Hollandazed: Thoughts, Ideas, and Miscellany — game design

FROM THE ARCHIVES: GIMMICKS (by Tom Russell)

Mary Russell

Tags game design, scenario design

FROM THE ARCHIVES: GIMMICKS (by Tom Russell)

One of the maxims that I would repeat to myself back when I was a tyro designer was this: There is no such thing as a normal scenario. The idea being that when you’re designing a scenario-based game, every scenario should have some kind of gimmick: this is the one where one of the commanders might defect, this is the one with the convoy passing through the gauntlet, this is the one with the exploding wagon. You would think it would be easier to come up with these when you're doing a fictional or hypothetical game, but for me at...


THE CLONTARF SCENARIO (by Tom Russell)

Mary Russell

Tags Clontarf, game design, Kingdom of Dyflin

THE CLONTARF SCENARIO (by Tom Russell)

The Clontarf scenario in Kingdom of Dyflin was in some ways a departure for the Shields & Swords II series, as it was significantly bigger than what had come before: more hexes, more units, longer playing time. That was also something like the point of the thing - it's "the big one", in the same way that another scenario might be "the one with the rearguard" or "the one with the ambush". I'm a firm believer in the maxim there is no such thing as an ordinary scenario, and that the worst thing a designer can do is come up...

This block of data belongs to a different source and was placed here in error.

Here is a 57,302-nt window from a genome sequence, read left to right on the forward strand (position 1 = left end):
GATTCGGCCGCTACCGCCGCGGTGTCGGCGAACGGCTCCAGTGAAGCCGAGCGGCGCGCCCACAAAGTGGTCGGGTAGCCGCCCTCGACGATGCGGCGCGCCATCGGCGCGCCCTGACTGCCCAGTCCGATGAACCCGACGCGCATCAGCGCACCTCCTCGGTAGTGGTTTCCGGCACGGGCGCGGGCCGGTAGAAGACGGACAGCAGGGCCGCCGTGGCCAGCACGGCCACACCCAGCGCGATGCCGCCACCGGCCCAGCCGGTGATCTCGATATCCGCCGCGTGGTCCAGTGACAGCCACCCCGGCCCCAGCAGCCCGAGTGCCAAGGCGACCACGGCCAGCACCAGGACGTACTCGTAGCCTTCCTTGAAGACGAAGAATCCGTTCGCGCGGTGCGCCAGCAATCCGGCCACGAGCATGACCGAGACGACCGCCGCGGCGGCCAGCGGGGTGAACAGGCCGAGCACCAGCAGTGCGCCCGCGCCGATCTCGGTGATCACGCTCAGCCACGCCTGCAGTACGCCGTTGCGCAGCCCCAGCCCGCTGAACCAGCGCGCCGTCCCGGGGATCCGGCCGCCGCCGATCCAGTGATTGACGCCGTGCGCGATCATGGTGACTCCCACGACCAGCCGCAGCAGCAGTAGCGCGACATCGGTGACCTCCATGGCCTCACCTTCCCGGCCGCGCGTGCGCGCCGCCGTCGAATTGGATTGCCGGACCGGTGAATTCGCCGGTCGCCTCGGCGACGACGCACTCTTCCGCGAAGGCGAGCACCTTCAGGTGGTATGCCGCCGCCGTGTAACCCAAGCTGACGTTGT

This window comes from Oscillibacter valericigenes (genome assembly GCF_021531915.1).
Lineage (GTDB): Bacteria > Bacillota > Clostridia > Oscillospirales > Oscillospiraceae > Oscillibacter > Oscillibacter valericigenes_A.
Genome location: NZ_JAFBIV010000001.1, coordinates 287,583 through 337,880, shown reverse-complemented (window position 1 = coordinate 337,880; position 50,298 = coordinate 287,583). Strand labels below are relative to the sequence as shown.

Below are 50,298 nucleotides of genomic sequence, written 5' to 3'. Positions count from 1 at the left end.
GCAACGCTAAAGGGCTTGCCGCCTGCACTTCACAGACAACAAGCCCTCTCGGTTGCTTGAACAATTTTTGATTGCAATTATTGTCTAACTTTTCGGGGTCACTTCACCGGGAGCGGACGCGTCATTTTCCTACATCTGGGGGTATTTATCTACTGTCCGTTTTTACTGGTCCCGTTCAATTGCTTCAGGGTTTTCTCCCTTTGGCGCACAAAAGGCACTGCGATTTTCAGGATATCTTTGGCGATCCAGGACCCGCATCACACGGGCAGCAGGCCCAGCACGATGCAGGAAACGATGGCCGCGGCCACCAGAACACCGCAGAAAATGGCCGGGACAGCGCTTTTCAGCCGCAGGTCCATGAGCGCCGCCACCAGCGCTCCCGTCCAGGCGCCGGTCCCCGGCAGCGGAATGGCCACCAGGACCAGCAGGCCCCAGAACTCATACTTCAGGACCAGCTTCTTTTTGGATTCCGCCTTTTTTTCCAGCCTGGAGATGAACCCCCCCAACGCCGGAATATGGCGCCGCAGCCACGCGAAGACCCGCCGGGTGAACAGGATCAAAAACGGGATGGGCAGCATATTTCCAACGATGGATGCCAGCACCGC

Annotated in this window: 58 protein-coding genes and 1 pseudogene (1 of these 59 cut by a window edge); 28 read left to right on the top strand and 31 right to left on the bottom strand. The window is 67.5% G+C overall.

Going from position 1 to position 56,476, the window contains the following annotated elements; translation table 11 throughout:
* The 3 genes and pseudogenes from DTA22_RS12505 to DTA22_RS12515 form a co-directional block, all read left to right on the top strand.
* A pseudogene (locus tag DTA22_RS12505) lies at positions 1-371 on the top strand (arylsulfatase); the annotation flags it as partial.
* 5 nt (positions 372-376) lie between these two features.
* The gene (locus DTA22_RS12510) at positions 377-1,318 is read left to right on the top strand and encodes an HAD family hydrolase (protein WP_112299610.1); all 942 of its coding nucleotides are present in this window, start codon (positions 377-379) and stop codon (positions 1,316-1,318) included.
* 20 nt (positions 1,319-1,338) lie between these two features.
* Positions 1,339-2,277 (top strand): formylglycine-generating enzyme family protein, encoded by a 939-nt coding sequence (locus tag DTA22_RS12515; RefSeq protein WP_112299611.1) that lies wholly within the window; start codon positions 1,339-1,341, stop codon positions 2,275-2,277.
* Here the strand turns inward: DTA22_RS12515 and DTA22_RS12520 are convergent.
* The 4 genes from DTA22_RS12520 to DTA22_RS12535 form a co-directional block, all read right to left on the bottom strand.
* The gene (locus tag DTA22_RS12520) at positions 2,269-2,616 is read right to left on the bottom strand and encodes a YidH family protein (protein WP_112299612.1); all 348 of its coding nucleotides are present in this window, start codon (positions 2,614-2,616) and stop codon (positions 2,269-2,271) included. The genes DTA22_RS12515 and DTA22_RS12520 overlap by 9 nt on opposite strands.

FROM THE ARCHIVES: MANDATORY EVENTS (by Tom Russell)

Mary Russell

Tags game design, Tom Russell

FROM THE ARCHIVES: MANDATORY EVENTS (by Tom Russell)

A new turn begins: you draw up to your hand limit and survey your new cards. A three-ops card, yes, this is just what I needed. A card that might diminish your losses in battle, okay, I can work with that. That powerful special event you were hoping to see on the previous turn, well, better late than never. And then, there's that Mandatory Event card you absolutely did not want to see on this turn, or on any turn. It's the card that will undo your modest, hard-fought gains, the card that will destroy you, that will cheerfully assist...


FIFTY-FIFTY

Mary Russell

Comments 2 Tags game design, playtesting

FIFTY-FIFTY

Most of my games are for two players, and most of those are asymmetric: the Irish Player versus the Viking Player (cf. Kingdom of Dyflin) for example, or Patriot versus Crown (Supply Lines). Because each side has certain advantages and disadvantages - something which doesn't feature in a game with symmetrical player positions - much of the playtesting is preoccupied with ensuring these advantages and disadvantages achieve the proper balance. A conventional and commonplace conception of balance would figure that each side in a given match should have an equal chance of winning assuming players of equal skill. This plays...


FROM THE ARCHIVES: BATTLES ON THE ICE DESIGNER'S NOTES PART 1 OF 2

FROM THE ARCHIVES: BATTLES ON THE ICE DESIGNER'S NOTES PART 1 OF 2

The first game in the Shields & Swords II series, The Grunwald Swords, sold fairly well and was well-received. A number of very kind folks have said some very kind things about it, which encouraged other very kind folks to give it a try. It helps that the subject was, if not exactly popular, then it wasn't exactly obscure, either. The particulars of the battle also make for a rather dynamic gaming situation. (Some folks find the game very hard to win as the Teutonic Player, and while the game does lean towards the Allies - as does the history...